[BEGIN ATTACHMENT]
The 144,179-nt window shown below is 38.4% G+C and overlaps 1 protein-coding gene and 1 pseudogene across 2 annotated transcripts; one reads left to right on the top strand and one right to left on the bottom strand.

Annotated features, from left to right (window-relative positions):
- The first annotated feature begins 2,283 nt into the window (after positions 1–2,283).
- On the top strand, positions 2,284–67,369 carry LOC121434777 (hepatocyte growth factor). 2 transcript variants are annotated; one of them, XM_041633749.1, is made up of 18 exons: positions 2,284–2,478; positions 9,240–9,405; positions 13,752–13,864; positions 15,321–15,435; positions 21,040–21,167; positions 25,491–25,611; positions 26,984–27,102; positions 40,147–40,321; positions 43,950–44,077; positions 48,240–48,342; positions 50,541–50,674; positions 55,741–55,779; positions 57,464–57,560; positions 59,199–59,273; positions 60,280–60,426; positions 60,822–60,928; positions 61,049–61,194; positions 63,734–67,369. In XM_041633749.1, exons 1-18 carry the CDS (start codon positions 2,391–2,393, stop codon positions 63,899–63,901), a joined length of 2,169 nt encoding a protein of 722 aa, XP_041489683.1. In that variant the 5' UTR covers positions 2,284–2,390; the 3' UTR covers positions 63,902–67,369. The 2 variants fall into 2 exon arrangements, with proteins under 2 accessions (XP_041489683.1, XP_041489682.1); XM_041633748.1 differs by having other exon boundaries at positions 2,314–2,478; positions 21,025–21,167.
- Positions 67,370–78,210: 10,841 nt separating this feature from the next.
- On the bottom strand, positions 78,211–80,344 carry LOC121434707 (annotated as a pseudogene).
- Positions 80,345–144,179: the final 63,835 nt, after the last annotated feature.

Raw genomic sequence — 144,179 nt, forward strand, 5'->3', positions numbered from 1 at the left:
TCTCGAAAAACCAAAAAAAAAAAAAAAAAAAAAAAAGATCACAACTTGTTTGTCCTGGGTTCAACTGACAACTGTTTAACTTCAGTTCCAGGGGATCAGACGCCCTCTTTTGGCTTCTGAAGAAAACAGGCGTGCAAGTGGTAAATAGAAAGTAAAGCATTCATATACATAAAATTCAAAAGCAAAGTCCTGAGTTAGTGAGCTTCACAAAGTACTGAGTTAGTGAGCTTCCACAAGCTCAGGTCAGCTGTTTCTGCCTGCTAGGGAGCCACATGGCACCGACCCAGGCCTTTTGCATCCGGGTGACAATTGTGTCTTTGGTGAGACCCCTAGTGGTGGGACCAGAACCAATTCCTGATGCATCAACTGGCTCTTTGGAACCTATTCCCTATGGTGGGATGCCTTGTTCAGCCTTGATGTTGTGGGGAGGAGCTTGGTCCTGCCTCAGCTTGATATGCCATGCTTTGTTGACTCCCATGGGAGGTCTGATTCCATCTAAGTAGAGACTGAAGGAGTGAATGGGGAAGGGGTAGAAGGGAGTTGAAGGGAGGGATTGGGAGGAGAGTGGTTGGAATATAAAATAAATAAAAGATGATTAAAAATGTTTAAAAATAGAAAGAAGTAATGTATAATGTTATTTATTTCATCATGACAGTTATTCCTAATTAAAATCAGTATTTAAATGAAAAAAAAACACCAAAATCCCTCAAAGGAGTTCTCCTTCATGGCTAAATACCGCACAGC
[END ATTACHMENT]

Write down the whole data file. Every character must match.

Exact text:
The 144,179-nt window shown below is 38.4% G+C and overlaps 1 protein-coding gene and 1 pseudogene across 2 annotated transcripts; one reads left to right on the top strand and one right to left on the bottom strand.

Annotated features, from left to right (window-relative positions):
- The first annotated feature begins 2,283 nt into the window (after positions 1–2,283).
- On the top strand, positions 2,284–67,369 carry LOC121434777 (hepatocyte growth factor). 2 transcript variants are annotated; one of them, XM_041633749.1, is made up of 18 exons: positions 2,284–2,478; positions 9,240–9,405; positions 13,752–13,864; positions 15,321–15,435; positions 21,040–21,167; positions 25,491–25,611; positions 26,984–27,102; positions 40,147–40,321; positions 43,950–44,077; positions 48,240–48,342; positions 50,541–50,674; positions 55,741–55,779; positions 57,464–57,560; positions 59,199–59,273; positions 60,280–60,426; positions 60,822–60,928; positions 61,049–61,194; positions 63,734–67,369. In XM_041633749.1, exons 1-18 carry the CDS (start codon positions 2,391–2,393, stop codon positions 63,899–63,901), a joined length of 2,169 nt encoding a protein of 722 aa, XP_041489683.1. In that variant the 5' UTR covers positions 2,284–2,390; the 3' UTR covers positions 63,902–67,369. The 2 variants fall into 2 exon arrangements, with proteins under 2 accessions (XP_041489683.1, XP_041489682.1); XM_041633748.1 differs by having other exon boundaries at positions 2,314–2,478; positions 21,025–21,167.
- Positions 67,370–78,210: 10,841 nt separating this feature from the next.
- On the bottom strand, positions 78,211–80,344 carry LOC121434707 (annotated as a pseudogene).
- Positions 80,345–144,179: the final 63,835 nt, after the last annotated feature.

Raw genomic sequence — 144,179 nt, forward strand, 5'->3', positions numbered from 1 at the left:
TCTCGAAAAACCAAAAAAAAAAAAAAAAAAAAAAAAGATCACAACTTGTTTGTCCTGGGTTCAACTGACAACTGTTTAACTTCAGTTCCAGGGGATCAGACGCCCTCTTTTGGCTTCTGAAGAAAACAGGCGTGCAAGTGGTAAATAGAAAGTAAAGCATTCATATACATAAAATTCAAAAGCAAAGTCCTGAGTTAGTGAGCTTCACAAAGTACTGAGTTAGTGAGCTTCCACAAGCTCAGGTCAGCTGTTTCTGCCTGCTAGGGAGCCACATGGCACCGACCCAGGCCTTTTGCATCCGGGTGACAATTGTGTCTTTGGTGAGACCCCTAGTGGTGGGACCAGAACCAATTCCTGATGCATCAACTGGCTCTTTGGAACCTATTCCCTATGGTGGGATGCCTTGTTCAGCCTTGATGTTGTGGGGAGGAGCTTGGTCCTGCCTCAGCTTGATATGCCATGCTTTGTTGACTCCCATGGGAGGTCTGATTCCATCTAAGTAGAGACTGAAGGAGTGAATGGGGAAGGGGTAGAAGGGAGTTGAAGGGAGGGATTGGGAGGAGAGTGGTTGGAATATAAAATAAATAAAAGATGATTAAAAATGTTTAAAAATAGAAAGAAGTAATGTATAATGTTATTTATTTCATCATGACAGTTATTCCTAATTAAAATCAGTATTTAAATGAAAAAAAAACACCAAAATCCCTCAAAGGAGTTCTCCTTCATGGCTAAATACCGCACAGC